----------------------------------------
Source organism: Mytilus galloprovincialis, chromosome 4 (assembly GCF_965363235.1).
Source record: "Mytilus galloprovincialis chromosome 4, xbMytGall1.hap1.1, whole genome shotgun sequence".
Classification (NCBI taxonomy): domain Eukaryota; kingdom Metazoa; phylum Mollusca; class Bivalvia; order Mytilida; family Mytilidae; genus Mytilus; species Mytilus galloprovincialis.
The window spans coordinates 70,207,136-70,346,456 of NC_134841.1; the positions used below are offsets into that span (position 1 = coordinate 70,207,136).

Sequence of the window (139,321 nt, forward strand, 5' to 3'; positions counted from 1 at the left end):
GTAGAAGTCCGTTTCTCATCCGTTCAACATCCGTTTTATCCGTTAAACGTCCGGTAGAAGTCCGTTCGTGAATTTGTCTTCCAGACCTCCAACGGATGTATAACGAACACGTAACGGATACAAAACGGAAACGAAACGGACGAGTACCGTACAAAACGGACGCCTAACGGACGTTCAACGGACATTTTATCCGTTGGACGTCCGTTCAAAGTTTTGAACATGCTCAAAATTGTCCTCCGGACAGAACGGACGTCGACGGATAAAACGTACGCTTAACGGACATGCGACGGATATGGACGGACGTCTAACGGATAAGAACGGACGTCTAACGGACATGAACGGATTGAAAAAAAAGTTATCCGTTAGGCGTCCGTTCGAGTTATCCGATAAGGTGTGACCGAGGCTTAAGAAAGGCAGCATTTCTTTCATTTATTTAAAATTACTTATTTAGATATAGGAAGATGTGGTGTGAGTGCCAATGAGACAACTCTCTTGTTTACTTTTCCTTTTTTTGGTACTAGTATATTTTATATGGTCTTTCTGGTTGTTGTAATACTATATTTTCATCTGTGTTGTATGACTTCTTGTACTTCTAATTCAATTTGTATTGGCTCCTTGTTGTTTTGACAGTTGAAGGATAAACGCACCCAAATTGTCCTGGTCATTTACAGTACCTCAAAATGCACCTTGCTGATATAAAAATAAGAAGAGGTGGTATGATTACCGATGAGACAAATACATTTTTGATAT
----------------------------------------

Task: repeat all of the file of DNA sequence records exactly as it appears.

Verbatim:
Source organism: Mytilus galloprovincialis, chromosome 4 (assembly GCF_965363235.1).
Source record: "Mytilus galloprovincialis chromosome 4, xbMytGall1.hap1.1, whole genome shotgun sequence".
Classification (NCBI taxonomy): domain Eukaryota; kingdom Metazoa; phylum Mollusca; class Bivalvia; order Mytilida; family Mytilidae; genus Mytilus; species Mytilus galloprovincialis.
The window spans coordinates 70,207,136-70,346,456 of NC_134841.1; the positions used below are offsets into that span (position 1 = coordinate 70,207,136).

Sequence of the window (139,321 nt, forward strand, 5' to 3'; positions counted from 1 at the left end):
GTAGAAGTCCGTTTCTCATCCGTTCAACATCCGTTTTATCCGTTAAACGTCCGGTAGAAGTCCGTTCGTGAATTTGTCTTCCAGACCTCCAACGGATGTATAACGAACACGTAACGGATACAAAACGGAAACGAAACGGACGAGTACCGTACAAAACGGACGCCTAACGGACGTTCAACGGACATTTTATCCGTTGGACGTCCGTTCAAAGTTTTGAACATGCTCAAAATTGTCCTCCGGACAGAACGGACGTCGACGGATAAAACGTACGCTTAACGGACATGCGACGGATATGGACGGACGTCTAACGGATAAGAACGGACGTCTAACGGACATGAACGGATTGAAAAAAAAGTTATCCGTTAGGCGTCCGTTCGAGTTATCCGATAAGGTGTGACCGAGGCTTAAGAAAGGCAGCATTTCTTTCATTTATTTAAAATTACTTATTTAGATATAGGAAGATGTGGTGTGAGTGCCAATGAGACAACTCTCTTGTTTACTTTTCCTTTTTTTGGTACTAGTATATTTTATATGGTCTTTCTGGTTGTTGTAATACTATATTTTCATCTGTGTTGTATGACTTCTTGTACTTCTAATTCAATTTGTATTGGCTCCTTGTTGTTTTGACAGTTGAAGGATAAACGCACCCAAATTGTCCTGGTCATTTACAGTACCTCAAAATGCACCTTGCTGATATAAAAATAAGAAGAGGTGGTATGATTACCGATGAGACAAATACATTTTTGATAT